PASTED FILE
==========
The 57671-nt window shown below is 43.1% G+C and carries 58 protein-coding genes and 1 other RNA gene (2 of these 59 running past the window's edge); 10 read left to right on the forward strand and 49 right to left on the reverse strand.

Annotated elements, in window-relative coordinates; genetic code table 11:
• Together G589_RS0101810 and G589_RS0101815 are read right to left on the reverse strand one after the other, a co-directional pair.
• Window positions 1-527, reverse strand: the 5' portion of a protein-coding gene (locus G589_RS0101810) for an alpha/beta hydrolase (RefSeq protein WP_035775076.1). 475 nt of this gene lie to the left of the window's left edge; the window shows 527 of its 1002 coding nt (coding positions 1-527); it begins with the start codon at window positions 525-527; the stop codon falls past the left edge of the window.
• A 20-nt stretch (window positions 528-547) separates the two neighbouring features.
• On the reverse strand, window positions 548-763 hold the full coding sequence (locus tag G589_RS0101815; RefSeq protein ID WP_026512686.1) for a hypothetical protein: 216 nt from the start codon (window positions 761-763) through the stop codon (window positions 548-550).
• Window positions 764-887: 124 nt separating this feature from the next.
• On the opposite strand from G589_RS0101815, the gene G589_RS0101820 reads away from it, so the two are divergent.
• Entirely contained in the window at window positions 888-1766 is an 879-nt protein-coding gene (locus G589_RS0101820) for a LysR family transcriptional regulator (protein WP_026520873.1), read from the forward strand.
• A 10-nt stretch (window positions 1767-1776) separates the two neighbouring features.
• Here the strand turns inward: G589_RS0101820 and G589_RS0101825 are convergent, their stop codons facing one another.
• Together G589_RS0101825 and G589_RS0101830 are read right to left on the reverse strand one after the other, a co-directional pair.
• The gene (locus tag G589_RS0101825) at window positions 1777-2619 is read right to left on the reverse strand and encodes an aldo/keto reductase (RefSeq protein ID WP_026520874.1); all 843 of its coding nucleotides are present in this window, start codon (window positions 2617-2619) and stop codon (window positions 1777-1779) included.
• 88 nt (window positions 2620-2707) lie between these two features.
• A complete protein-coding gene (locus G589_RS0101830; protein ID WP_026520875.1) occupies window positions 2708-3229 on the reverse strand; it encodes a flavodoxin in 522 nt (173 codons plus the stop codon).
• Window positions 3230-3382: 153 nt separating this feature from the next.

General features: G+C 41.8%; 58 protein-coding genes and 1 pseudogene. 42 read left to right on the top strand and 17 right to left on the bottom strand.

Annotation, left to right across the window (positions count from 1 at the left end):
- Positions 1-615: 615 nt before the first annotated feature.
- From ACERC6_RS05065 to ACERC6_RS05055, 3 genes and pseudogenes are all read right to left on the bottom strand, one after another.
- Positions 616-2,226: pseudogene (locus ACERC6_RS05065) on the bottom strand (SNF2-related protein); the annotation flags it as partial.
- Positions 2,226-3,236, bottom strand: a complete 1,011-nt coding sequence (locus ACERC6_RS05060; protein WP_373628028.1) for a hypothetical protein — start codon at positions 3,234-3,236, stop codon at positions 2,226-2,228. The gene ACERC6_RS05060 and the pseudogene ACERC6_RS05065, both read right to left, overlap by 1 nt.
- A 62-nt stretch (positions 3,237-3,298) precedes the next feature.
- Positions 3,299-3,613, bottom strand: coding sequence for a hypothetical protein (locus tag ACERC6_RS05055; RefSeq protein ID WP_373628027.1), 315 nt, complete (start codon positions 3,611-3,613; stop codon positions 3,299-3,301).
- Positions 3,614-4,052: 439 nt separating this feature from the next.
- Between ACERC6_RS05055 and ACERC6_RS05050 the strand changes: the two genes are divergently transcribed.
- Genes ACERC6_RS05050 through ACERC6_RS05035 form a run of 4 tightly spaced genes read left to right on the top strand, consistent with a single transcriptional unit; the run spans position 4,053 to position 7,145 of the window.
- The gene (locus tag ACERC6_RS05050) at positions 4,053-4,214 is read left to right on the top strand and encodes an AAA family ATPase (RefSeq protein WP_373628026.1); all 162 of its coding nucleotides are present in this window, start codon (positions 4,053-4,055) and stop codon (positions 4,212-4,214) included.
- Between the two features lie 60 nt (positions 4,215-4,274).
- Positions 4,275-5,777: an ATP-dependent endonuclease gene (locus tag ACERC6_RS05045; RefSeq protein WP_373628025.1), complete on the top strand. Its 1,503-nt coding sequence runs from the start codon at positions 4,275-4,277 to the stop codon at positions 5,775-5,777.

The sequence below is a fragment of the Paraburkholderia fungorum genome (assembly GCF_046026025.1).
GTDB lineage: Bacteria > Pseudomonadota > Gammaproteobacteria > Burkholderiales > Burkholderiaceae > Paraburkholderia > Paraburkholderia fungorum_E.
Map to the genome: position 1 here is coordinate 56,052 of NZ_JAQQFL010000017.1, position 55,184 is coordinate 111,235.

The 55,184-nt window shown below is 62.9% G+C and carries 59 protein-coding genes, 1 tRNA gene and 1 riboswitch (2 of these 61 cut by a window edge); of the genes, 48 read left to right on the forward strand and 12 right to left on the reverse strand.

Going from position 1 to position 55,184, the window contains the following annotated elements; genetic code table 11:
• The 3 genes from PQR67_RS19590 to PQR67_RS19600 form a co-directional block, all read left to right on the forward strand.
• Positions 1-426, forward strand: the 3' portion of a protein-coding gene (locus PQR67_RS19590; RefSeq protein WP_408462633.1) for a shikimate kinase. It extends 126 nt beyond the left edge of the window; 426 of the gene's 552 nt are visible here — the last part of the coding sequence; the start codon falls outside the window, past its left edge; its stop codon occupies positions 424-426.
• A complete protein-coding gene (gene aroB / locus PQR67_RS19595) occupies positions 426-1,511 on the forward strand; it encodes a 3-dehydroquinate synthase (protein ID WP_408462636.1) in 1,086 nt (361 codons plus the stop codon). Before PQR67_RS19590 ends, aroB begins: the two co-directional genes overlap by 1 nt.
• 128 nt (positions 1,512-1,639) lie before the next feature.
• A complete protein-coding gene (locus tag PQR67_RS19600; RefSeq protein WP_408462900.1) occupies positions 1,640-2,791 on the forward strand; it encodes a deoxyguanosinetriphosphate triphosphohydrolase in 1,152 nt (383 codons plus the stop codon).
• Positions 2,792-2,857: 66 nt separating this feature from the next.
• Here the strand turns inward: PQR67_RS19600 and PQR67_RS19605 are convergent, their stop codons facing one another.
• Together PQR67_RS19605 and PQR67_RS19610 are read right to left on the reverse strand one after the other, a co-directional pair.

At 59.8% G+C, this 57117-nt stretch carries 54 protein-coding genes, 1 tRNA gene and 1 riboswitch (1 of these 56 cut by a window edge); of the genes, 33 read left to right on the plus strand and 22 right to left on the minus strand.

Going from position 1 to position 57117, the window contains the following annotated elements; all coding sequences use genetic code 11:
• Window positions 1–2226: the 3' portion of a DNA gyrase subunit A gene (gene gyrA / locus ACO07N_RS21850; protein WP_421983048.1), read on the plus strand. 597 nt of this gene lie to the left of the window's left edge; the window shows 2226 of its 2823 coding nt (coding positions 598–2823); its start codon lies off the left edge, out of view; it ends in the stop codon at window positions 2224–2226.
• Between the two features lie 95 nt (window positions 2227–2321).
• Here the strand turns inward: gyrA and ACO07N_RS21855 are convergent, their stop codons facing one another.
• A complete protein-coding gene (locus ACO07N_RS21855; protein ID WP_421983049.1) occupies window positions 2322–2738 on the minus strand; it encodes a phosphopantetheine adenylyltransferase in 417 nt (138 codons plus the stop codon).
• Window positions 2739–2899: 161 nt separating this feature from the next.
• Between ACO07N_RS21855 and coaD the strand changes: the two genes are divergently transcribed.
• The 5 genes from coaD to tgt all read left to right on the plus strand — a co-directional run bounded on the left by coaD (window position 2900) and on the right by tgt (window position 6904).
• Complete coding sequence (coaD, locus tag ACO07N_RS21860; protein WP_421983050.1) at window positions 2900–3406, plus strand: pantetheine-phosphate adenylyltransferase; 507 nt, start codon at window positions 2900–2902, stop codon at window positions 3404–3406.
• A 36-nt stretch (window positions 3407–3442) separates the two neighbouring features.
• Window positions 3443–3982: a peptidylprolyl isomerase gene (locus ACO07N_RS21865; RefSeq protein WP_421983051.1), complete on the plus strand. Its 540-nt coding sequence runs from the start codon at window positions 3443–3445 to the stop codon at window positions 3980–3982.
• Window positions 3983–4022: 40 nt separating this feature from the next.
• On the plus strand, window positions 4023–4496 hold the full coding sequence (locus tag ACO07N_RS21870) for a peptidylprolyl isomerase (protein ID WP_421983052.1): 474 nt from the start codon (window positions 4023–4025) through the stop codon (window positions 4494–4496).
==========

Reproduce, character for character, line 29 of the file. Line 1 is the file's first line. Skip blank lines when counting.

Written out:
- Between the two features lie 60 nt (positions 4,215-4,274).